We, the staff and counselors at New Mourning, are here to take a journey with you that will hearken 2015 and the goodness of your tomorrows.
We look forward to serving you and your loved ones this year!
Peace and love.
The holidays can be a great time for family to come together and share memorable moments. Unfortunately, for many people, these moments can turn into memorable nightmares. However, I have some helpful tips to help you get through the rest of this stressful season.
- Limit the holiday libations. Perhaps you grew up in a family that never touched alcohol or perhaps you grew up in a household where cocktail hour began at 5 pm and ended with last-man standing. In any case, you should be well-aware of the effects that liquor may have on family members. If Uncle Joe has a tendency to get confrontational and mom likes to bring up all of your past failures after a few drinks, then a cup of holiday cheer may not be so cheerful anymore. Make sure to let relatives know ahead of time that you are adopting a “No drinking” policy at your home this year and search the internet for some festive recipes that don’t include alcohol. Enjoy some cocktails responsibly in private, minus the family, if you would personally like to partake.
- Have an “Exit Plan.” If you find yourself traveling to the home of a problematic relative then try to make other accommodations. Staying in a hotel, vacation rental, or with a peaceful family member might be good alternatives. However, if these aren’t viable options for you then have an “exit plan” ready. If relatives begin an argument with you or another relative then plan to have a place to escape to. Go to the guest room and put on a good movie. Find a good place to take a walk. Head to a nice restaurant, diner, or coffee shop and spend some time on your laptop or reading a good book.
- Designate a personal “Support Person.” During stressful times it is important to have adequate social support. This could be a friend, partner, counselor, sponsor, or relative that you get along with. Make sure to let him or her know that you will be facing a difficult time and will temporarily need additional support. If they live nearby then make their home a refuge or have a meeting somewhere. If they are far away, then arrange a phone call or web-cam chat session. Talking about your problems with a trusted person can do wonders for relieving holiday-related stress.
- Choose your battles: If family fights come down to who gets to baste the turkey or light the first Hanukah candle, then consider backing down a little. Make sure to ask yourself, “Is this really worth arguing about?”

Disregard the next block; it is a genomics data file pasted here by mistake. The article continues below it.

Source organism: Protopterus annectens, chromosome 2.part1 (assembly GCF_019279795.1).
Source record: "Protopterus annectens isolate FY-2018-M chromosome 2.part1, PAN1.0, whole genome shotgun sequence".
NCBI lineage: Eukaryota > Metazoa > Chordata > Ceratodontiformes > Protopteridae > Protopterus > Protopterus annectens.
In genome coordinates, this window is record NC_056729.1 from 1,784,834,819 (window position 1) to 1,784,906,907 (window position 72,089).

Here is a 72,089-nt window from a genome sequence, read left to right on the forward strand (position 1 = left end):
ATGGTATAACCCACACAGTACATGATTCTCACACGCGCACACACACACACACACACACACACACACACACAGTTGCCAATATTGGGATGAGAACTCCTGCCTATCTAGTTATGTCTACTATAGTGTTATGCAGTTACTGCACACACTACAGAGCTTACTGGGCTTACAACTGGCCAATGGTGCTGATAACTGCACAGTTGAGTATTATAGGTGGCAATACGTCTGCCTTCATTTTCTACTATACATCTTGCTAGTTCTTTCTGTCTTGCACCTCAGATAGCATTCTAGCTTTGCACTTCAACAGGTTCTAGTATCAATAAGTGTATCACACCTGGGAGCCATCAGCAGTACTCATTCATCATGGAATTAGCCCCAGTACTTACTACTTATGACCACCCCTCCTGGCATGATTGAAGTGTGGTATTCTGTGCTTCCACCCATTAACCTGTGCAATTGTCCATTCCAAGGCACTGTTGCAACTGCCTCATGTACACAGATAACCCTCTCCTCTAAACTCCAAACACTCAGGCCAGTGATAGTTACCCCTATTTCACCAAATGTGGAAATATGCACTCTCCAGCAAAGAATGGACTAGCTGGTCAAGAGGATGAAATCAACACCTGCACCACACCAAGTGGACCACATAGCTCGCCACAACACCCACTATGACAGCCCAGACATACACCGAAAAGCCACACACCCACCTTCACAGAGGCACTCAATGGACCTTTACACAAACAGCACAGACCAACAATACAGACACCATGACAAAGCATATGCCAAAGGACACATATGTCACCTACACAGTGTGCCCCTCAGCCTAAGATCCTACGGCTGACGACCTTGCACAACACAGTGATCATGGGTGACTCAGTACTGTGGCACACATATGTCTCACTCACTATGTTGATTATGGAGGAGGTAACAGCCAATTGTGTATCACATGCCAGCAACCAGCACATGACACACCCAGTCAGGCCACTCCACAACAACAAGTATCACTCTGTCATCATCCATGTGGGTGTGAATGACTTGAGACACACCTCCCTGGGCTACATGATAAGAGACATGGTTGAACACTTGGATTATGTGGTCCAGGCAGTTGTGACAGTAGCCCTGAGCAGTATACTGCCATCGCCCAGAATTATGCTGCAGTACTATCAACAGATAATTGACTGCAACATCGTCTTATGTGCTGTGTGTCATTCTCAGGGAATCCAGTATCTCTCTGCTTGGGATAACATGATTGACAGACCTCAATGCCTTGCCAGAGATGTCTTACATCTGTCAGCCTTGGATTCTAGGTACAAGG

- Learn when to walk away: Set boundaries. If a relative becomes emotionally abusive then promptly remove yourself from the situation. If he or she becomes violent, then contact local authorities for assistance. Protecting yourself and other family members is the most important priority in these types of scenarios.
- Turn drama into healing: I am sure that you have heard this before, but communication is the key to resolving relational problems. Family gatherings can gather a lot of bad memories and past hurts. Perceive this as a much needed “wake-up call.” Facing holiday issues can be stressful, but ignoring them can perpetuate year-round distress. Consider sitting down with family members and trying to resolve problems. If you can’t solve these problems yourself, then think about the possible benefits of getting family counseling. Make sure to always give 110% to your family, but if they refuse to give 110% back, then don’t try to compensate for their lack of effort. Not doing everything for another person can give them a chance to develop autonomy and do things for themselves and others.
The holidays can be stressful. We all know this, but we can take guided steps to give ourselves some breathing room at least. They say you can choose your friends, but you can’t choose your family. This is an inevitable truth. But, we can still choose how we react to family drama. Most importantly, find a way to be thankful in between the stress, and enjoy this wonderful season!
Recently, I visited with a girlfriend of mine. We hadn’t seen each other in months because of our busy schedules. I was so pleased to see her and it was great to finally catch up over coffee at our local Starbucks.
After she and I had exhausted all of the popular topics to converse about (work, family, school, men, etc.), she told me about her good friend Nancy from high school. Then she told me about Nancy’s scandalous Facebook picture. I have to admit that my eyes did widen a little bit when I saw the photo on my friend’s cell phone. However, it wasn’t the picture that actually shocked me. In fact, the image was quite sweet. It showed an infant, who was about 1 month old, wearing a blue onesie covered in Blue’s Clues characters. His tiny hand clutched Nancy’s delicate finger, as she looked down at him with an adoring smile. Then I saw the caption beneath the picture: “I HATE BEING A MOM.” These were the words that most new moms are afraid to think, let alone type in all caps on a social media website. I immediately understood why it was so scandalous. In addition to the shocking caption, there were multiple comments left by Facebook friends. The comments ranged from, “I can’t believe that you would say something like that! How can you hate being the mother of such a beautiful baby boy?!” to “Your just having a bad day. You’ll feel better tomorrow.” However, my favorite comment was the one that read, “Don’t worry. It will come naturally to you.”
Motherhood just “coming naturally” to a female is a fanciful story that is rarely true. Unfortunately, I am sure that numerous women have suffered from this type of careless discourse. However, I couldn’t help but wonder about the myth. Is being a mother intrinsic or is our culture’s unrealistic expectations the only thing that is coming naturally?
The idea that women are “baby machines,” who can robotically care for an infant is an antiquated idea that should be put in a museum. A majority of women suffer from some form of depression or feel overwhelmed at times. New mothers fear that they will be judged as being “abnormal” or even be considered a danger to their infants. Sadly, many of these women are not seeking help because of a culture that tells them being a mother should just “come naturally.” Being a mother does not always come naturally. Parenthood, like life, is a learning process, which is full of trial and error. It is also full of potential and possibilities. So take back your motherhood, and don’t be ashamed to reach out for help. Being a mom should be defined by the woman going through it and not by our society’s “tall tales” of maternity.